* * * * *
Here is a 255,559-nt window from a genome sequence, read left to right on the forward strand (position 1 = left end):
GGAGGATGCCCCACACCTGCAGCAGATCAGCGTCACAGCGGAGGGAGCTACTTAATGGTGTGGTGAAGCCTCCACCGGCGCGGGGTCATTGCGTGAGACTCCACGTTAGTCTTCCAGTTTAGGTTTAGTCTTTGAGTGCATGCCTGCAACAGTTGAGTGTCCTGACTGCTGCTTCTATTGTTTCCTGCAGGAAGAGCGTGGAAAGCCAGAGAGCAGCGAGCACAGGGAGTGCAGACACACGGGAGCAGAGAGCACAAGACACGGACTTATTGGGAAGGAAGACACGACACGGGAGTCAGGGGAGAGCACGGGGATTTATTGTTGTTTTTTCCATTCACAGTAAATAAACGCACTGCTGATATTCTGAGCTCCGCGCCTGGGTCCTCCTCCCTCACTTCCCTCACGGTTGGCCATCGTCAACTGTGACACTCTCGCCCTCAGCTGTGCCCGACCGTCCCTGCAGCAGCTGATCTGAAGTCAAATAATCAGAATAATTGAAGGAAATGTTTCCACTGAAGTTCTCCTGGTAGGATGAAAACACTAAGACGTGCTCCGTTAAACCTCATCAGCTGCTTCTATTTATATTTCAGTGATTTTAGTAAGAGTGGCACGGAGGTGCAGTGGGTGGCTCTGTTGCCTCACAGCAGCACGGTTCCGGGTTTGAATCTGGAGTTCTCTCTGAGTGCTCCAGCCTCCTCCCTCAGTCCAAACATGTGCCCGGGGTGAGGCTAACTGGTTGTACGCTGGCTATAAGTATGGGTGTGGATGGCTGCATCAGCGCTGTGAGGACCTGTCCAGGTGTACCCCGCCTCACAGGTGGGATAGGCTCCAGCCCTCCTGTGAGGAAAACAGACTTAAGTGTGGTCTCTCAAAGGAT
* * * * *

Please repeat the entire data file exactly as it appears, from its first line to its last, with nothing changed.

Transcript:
Here is a 255,559-nt window from a genome sequence, read left to right on the forward strand (position 1 = left end):
GGAGGATGCCCCACACCTGCAGCAGATCAGCGTCACAGCGGAGGGAGCTACTTAATGGTGTGGTGAAGCCTCCACCGGCGCGGGGTCATTGCGTGAGACTCCACGTTAGTCTTCCAGTTTAGGTTTAGTCTTTGAGTGCATGCCTGCAACAGTTGAGTGTCCTGACTGCTGCTTCTATTGTTTCCTGCAGGAAGAGCGTGGAAAGCCAGAGAGCAGCGAGCACAGGGAGTGCAGACACACGGGAGCAGAGAGCACAAGACACGGACTTATTGGGAAGGAAGACACGACACGGGAGTCAGGGGAGAGCACGGGGATTTATTGTTGTTTTTTCCATTCACAGTAAATAAACGCACTGCTGATATTCTGAGCTCCGCGCCTGGGTCCTCCTCCCTCACTTCCCTCACGGTTGGCCATCGTCAACTGTGACACTCTCGCCCTCAGCTGTGCCCGACCGTCCCTGCAGCAGCTGATCTGAAGTCAAATAATCAGAATAATTGAAGGAAATGTTTCCACTGAAGTTCTCCTGGTAGGATGAAAACACTAAGACGTGCTCCGTTAAACCTCATCAGCTGCTTCTATTTATATTTCAGTGATTTTAGTAAGAGTGGCACGGAGGTGCAGTGGGTGGCTCTGTTGCCTCACAGCAGCACGGTTCCGGGTTTGAATCTGGAGTTCTCTCTGAGTGCTCCAGCCTCCTCCCTCAGTCCAAACATGTGCCCGGGGTGAGGCTAACTGGTTGTACGCTGGCTATAAGTATGGGTGTGGATGGCTGCATCAGCGCTGTGAGGACCTGTCCAGGTGTACCCCGCCTCACAGGTGGGATAGGCTCCAGCCCTCCTGTGAGGAAAACAGACTTAAGTGTGGTCTCTCAAAGGAT